We live in an existential, apathetic vacuum to The Matrix’s literal vacuum. Our survival as a species may depend on our ability to ‘resist’ our way out of our quagmire of apathetic disavowal, resist our urge to indulge in it. Reality is that which chooses to resist. We can and must resist, because the current system is a suicide machine, as Smith became in the end. 

Why are the too-human Oracle and the too-robotic Neo obsessed with choice? Because choice is the great determiner, of the utmost importance in this process. Choice, represented crudely by pills blue and red, is the beginning of the lucid understanding we require to define ourselves and our systems, and what they are becoming. We are at the proverbial fork in the road, the blue pill or the red. The stakes are as high as what Smith would have for us, and as low as something more bleak indeed than being enslaved and fed delusions of capitalist utopia by machines.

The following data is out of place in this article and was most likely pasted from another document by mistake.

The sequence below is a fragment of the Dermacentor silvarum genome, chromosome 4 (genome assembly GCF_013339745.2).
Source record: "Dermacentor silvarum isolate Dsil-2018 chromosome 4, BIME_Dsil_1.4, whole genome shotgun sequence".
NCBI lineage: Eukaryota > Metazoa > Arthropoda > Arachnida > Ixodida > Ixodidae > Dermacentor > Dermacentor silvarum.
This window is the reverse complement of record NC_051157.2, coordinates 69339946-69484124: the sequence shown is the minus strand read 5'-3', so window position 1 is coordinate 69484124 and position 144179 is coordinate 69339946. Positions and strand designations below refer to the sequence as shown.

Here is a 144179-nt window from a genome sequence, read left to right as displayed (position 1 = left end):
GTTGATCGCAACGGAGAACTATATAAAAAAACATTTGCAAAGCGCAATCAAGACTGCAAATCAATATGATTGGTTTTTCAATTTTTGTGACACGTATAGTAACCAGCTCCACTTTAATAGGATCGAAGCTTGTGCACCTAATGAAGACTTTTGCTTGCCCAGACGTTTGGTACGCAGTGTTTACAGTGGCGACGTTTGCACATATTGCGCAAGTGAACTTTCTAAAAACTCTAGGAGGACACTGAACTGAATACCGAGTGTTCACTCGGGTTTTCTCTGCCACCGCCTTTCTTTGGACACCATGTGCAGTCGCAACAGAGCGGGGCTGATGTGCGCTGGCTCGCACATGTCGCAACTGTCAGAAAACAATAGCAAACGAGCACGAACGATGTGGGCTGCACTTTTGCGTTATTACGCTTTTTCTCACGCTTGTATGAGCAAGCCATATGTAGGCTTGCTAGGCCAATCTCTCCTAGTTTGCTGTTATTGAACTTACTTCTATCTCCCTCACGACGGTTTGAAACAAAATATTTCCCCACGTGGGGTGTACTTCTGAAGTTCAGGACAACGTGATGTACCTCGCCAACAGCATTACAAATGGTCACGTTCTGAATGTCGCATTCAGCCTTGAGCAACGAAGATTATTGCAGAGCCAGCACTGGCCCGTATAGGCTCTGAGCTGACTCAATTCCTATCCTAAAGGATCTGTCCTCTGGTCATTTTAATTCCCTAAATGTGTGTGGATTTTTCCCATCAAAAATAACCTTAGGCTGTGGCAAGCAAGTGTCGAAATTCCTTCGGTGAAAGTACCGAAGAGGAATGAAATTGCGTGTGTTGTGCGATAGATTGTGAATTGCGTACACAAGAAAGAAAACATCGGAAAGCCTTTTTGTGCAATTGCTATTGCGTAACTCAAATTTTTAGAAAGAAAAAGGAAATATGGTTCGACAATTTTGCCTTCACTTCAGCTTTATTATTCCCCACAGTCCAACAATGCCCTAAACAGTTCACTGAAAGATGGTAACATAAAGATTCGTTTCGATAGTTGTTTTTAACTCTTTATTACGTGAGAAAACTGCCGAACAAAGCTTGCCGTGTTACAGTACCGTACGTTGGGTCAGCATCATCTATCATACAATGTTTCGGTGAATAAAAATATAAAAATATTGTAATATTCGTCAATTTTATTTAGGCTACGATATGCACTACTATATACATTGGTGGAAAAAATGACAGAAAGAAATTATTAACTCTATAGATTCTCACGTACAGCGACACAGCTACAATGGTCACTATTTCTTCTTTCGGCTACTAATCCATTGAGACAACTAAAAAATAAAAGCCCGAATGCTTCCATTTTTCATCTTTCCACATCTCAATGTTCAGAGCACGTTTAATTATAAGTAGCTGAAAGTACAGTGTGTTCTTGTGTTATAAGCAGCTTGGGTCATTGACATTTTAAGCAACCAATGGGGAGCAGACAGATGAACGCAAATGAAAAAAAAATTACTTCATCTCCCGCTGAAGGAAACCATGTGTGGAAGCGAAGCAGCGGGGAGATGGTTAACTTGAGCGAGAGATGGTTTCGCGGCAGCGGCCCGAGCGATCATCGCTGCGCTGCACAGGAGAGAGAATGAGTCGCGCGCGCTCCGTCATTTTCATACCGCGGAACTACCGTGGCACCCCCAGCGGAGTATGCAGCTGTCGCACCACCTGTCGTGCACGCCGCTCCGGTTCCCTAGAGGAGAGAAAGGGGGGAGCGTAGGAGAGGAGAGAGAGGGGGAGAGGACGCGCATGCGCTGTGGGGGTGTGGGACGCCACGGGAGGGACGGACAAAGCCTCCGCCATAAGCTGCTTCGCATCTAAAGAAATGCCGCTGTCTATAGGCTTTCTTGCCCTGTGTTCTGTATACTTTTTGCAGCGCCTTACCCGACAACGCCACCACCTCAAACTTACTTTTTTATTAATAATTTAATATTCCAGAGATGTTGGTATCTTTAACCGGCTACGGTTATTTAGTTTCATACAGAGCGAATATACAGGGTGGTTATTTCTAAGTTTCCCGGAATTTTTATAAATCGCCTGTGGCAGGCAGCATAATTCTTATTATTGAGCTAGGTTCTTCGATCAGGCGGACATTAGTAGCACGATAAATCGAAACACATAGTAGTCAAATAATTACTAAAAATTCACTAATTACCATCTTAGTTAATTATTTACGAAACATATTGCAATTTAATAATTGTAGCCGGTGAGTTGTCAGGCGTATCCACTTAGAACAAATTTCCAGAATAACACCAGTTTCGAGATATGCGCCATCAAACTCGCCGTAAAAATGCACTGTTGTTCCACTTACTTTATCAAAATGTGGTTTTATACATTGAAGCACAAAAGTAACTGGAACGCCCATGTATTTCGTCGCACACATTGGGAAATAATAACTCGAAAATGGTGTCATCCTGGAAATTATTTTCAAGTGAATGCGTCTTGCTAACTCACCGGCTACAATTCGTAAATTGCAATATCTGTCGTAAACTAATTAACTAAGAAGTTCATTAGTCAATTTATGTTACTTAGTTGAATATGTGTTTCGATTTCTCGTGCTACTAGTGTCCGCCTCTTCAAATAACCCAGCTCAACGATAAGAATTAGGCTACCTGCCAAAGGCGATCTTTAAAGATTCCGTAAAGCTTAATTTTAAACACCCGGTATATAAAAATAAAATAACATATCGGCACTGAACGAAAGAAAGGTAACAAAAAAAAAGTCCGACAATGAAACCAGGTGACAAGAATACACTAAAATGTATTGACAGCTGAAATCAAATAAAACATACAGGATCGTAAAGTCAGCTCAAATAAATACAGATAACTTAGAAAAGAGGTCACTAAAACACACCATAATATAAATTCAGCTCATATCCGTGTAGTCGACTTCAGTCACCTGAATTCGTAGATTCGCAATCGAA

Smith’s burning hatred is the world-destroying fire of causality that will win in the end. The burning of the world is thus the consequence of these, our actions, with which we hurl ourselves like a bullet into the conflagration. It will happen eventually, and it is here that the parable of The Matrix makes an unforgivable omission – or commits its greatest sin. It champions choice and our own strength, combined with haunting reminders as to what will happen if we do not. But viewers are in the next moment robbed of the opportunity tomake choice or be strong, by pinning everything on Neo, and inexplicable hope and faith in him. That, in the words of Serenity’s Mal Reynolds, ‘is a long long wait for a train don’t come.’ It is up to us to save ourselves, from ourselves, before it is too late. Not Neo. There is no Saviour. Only causality. Only the pills and only Smith. At least the likes of Anonymous are stealing timid glances at these truths through the eye-slits of their Guy Fawkes masks. Why, oh why, don’t we even look at the pills?